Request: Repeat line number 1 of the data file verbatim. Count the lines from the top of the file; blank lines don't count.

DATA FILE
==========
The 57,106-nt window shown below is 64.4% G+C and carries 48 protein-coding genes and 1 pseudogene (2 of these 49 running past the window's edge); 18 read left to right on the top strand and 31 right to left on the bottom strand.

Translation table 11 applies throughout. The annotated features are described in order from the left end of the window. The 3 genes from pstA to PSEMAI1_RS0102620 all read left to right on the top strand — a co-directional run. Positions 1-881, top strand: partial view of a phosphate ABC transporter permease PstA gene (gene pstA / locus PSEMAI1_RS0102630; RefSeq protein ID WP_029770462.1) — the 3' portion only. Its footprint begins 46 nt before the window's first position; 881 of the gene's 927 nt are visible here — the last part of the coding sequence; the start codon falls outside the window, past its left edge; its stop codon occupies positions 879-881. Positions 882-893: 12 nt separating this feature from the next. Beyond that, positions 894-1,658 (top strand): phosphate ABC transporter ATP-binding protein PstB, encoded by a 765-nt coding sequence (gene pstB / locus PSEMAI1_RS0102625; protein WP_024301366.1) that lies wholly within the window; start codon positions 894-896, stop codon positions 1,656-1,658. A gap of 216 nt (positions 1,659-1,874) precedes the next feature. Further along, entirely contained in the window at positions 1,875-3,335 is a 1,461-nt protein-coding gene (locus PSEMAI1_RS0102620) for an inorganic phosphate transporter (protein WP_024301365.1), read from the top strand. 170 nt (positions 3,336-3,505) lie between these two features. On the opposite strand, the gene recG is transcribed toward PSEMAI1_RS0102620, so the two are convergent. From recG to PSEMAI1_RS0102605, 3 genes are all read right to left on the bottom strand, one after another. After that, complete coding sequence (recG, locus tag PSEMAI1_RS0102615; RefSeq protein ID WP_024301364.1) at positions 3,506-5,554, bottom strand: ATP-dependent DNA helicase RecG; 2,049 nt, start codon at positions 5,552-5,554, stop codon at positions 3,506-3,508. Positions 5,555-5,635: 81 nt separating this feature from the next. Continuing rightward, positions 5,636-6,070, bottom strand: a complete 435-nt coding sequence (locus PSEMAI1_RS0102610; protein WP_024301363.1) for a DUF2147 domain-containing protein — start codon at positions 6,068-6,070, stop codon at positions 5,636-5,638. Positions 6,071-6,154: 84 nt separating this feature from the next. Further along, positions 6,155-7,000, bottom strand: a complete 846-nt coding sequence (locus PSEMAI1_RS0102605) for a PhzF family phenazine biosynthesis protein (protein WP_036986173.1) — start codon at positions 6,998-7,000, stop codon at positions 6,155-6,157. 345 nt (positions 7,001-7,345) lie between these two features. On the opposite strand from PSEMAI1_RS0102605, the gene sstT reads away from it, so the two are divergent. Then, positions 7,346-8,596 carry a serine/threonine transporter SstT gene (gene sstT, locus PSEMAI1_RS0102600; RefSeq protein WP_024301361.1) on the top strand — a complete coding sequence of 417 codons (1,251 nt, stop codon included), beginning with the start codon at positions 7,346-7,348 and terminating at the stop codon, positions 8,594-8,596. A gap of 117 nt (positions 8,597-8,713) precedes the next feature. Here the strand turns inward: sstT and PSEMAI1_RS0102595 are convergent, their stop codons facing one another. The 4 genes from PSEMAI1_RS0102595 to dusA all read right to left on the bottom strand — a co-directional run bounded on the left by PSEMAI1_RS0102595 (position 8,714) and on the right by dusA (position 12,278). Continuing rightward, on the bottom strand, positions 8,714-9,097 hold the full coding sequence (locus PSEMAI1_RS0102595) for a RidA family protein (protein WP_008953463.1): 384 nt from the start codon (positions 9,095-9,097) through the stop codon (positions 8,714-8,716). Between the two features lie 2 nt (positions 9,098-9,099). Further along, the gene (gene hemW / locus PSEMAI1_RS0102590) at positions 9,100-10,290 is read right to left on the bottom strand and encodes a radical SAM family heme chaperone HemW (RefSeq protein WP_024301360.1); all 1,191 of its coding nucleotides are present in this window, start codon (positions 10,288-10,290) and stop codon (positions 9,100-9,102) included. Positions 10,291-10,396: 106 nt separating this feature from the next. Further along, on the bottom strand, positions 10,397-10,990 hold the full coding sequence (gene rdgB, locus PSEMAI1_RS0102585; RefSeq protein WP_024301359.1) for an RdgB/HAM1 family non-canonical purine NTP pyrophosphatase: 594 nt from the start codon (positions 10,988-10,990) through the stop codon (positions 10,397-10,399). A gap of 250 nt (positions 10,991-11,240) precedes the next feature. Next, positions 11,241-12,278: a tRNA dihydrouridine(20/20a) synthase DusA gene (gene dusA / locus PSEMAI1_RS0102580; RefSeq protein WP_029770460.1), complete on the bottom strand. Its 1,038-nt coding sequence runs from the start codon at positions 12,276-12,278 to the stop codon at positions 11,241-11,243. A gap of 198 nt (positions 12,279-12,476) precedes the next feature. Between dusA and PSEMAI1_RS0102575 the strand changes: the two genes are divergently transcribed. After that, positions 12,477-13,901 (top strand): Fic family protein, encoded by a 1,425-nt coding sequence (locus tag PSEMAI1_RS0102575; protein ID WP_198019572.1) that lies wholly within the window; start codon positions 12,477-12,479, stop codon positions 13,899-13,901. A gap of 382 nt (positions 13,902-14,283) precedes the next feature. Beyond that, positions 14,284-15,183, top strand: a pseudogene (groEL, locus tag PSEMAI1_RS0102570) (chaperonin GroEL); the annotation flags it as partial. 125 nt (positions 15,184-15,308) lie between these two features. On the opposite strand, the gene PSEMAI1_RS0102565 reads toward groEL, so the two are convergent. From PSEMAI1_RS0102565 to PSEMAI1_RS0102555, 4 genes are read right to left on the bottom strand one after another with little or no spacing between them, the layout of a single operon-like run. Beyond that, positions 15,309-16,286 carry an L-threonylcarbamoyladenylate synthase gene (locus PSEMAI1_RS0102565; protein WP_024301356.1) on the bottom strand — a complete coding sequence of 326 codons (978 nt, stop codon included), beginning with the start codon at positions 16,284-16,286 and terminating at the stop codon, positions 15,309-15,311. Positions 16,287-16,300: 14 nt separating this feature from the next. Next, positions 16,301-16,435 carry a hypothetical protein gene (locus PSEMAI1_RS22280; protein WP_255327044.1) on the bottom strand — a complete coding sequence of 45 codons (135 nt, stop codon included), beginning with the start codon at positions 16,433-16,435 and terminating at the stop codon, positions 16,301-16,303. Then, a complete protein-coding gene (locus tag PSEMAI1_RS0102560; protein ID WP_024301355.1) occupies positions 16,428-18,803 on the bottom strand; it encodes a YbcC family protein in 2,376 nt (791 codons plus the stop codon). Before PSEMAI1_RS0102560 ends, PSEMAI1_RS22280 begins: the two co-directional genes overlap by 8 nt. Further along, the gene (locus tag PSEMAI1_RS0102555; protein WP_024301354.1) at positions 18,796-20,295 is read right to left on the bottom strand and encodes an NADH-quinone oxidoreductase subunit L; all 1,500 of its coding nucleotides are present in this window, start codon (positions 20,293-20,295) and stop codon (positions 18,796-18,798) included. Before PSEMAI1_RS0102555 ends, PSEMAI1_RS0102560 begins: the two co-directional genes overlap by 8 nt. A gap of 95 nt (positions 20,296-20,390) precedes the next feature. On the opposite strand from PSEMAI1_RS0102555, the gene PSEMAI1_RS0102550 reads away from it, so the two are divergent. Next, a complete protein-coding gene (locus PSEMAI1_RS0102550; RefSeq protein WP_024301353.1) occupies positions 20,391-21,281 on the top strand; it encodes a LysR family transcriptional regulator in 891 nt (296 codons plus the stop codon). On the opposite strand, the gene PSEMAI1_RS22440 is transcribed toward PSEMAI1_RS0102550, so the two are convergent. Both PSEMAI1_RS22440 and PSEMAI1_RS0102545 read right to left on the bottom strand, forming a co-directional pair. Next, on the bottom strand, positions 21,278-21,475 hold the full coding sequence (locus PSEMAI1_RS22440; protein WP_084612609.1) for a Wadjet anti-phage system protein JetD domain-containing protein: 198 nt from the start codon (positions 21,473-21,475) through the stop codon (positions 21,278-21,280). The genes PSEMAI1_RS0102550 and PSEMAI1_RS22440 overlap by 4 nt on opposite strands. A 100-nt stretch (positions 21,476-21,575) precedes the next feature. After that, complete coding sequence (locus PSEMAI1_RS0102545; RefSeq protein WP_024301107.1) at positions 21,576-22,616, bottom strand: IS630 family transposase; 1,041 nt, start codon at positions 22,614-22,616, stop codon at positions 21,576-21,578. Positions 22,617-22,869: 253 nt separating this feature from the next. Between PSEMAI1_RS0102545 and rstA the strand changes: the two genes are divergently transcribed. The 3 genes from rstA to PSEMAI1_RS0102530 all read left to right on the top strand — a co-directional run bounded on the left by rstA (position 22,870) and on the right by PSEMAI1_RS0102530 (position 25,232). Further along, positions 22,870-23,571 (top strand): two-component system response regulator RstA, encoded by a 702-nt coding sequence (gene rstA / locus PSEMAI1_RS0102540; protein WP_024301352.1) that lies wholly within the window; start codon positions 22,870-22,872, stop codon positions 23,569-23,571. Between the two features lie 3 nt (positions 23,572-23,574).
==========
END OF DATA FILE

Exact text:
The 57,106-nt window shown below is 64.4% G+C and carries 48 protein-coding genes and 1 pseudogene (2 of these 49 running past the window's edge); 18 read left to right on the top strand and 31 right to left on the bottom strand.